Universal Credit may never deliver value for money

The roll-out of universal credit has been heavily criticised in a scathing report from the National Audit Office

The Department has now got a better grip of the programme in many areas. In July 2016, it announced it would roll out the service more slowly, completing the full service rollout across the country by September 2018, and full transition of all existing benefit recipients by March 2022.

The National Audit Office, an independent body who check up on how government policies are doing, released a report today that sounded pretty sceptical about it all.

"The [DWP] has pushed ahead with Universal Credit in the face of a number of problems, but has shown a lack of regard in failing to understand the hardship faced by some claimants", said chief auditor Amyas Morse.

And that, arguably, is why the government is where it is today with Universal Credit - pushing on with a project the National Audit Office describes as "not value for money now and ... its future value for money is unproven".

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MPs responded with anger to the report's findings, including Frank Field, chair of the work and pensions select committee.

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The report also says that the DWP's resistance to making changes 'gives the unhelpful impression of a Department that is unsympathetic to claimants'.

"Despite repeated government claims that the reform will put 200,000 more people into work", he adds, "the NAO said the Department for Work and Pensions (DWP) has been forced to admit it won't ever be able to determine whether this pledge has been achieved". "Because ministers were taught to be in denial earlier in the programme, it has advanced to a stage where there is now a mega cost to scrap it and a mega cost to taxpayers to continue with it". Either way, too many claimants are being screwed down into destitution while the DWP insists that all is okay. But in a sort of Alice in Wonderland way, Iain Duncan Smith, the architect of Universal Credit, would constantly be popping up saying, "We're on track and we're on time...it'll make work pay", all the while, the evidence piling up that none of these things were happening, certainly not in the way being promised. Sadly, this report will make little difference if the senior officers running universal credit remain firmly entrenched in La La Land.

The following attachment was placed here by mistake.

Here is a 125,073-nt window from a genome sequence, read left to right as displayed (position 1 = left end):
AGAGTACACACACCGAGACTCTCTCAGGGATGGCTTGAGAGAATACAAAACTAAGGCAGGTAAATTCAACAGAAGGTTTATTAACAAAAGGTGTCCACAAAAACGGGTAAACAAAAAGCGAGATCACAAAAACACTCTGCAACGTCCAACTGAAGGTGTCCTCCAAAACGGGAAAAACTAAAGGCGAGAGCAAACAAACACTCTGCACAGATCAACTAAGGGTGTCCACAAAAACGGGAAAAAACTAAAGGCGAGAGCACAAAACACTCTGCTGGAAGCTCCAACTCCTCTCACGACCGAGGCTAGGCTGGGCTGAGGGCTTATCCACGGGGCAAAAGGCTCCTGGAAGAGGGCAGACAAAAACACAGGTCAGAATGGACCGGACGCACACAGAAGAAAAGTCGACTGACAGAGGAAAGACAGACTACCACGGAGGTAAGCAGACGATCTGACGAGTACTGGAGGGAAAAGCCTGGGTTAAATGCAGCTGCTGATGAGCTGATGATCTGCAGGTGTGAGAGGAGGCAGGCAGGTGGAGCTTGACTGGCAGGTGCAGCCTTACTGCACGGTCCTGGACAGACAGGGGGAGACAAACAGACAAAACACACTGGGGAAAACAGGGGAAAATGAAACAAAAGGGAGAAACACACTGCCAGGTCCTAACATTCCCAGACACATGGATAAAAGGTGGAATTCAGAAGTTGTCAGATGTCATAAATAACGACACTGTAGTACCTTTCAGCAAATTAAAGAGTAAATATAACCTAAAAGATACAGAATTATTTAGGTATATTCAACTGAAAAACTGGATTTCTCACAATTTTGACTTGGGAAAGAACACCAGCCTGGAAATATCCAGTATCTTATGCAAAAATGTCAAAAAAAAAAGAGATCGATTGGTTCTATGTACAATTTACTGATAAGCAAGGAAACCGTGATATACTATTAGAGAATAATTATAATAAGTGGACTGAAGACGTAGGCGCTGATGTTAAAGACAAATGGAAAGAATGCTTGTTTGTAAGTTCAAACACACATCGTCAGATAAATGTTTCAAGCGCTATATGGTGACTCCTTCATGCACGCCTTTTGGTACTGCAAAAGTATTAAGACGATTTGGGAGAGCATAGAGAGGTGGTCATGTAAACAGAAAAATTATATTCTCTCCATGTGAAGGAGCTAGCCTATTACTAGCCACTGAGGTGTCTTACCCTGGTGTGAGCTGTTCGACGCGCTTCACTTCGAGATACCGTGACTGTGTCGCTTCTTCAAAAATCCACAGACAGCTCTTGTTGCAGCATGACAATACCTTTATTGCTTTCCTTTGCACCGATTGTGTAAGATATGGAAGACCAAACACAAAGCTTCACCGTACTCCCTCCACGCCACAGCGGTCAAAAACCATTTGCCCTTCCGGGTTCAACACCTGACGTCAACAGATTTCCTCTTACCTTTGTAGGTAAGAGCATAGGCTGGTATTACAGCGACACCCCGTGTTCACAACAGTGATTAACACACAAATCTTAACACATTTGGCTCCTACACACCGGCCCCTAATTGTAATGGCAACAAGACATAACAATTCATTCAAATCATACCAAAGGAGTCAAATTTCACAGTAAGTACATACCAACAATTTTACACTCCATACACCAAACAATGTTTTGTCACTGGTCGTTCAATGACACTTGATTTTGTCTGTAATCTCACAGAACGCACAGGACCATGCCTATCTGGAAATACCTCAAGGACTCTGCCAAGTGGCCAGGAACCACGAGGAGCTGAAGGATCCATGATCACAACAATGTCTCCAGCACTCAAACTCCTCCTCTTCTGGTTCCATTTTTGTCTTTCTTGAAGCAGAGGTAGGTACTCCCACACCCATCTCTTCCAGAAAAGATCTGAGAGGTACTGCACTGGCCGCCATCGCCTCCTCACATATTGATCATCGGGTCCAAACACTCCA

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The roll out of the programme was supposed to be completed in October 2017, but a number of problems have meant that eight years later only around 10% of the final expected caseload are now claiming UC. We recognise both its determination and commitment, and that there is really no practical choice but to keep on keeping on with the rollout. In reality, almost 60 per cent of new claimants (around 56,000 a month) receive a Universal Credit advance to help them manage before receiving their first payment. Maybe a change of mind-set will follow the publication of the claimant survey on June 8.

Universal Credit replaces housing benefit, child tax credit, income support, working tax credit, income-based Jobseeker's Allowance and income-related employment and support allowance - creating one payment.

"It is probably the worst situation we have ever been in".

"Universal Credit is good value for money and is forecast to realise a return on investment of £34bn over 10 years against a cost of £2bn, with 200,000 more people in work".

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A DWP spokesman said: "Previous administrations poured billions into an outdated system with a complex myriad of benefits, which locked some people into cycles of welfare dependency". However, in a recent survey by the Department, four in ten of claimants who were surveyed stated that they were experiencing financial difficulties.

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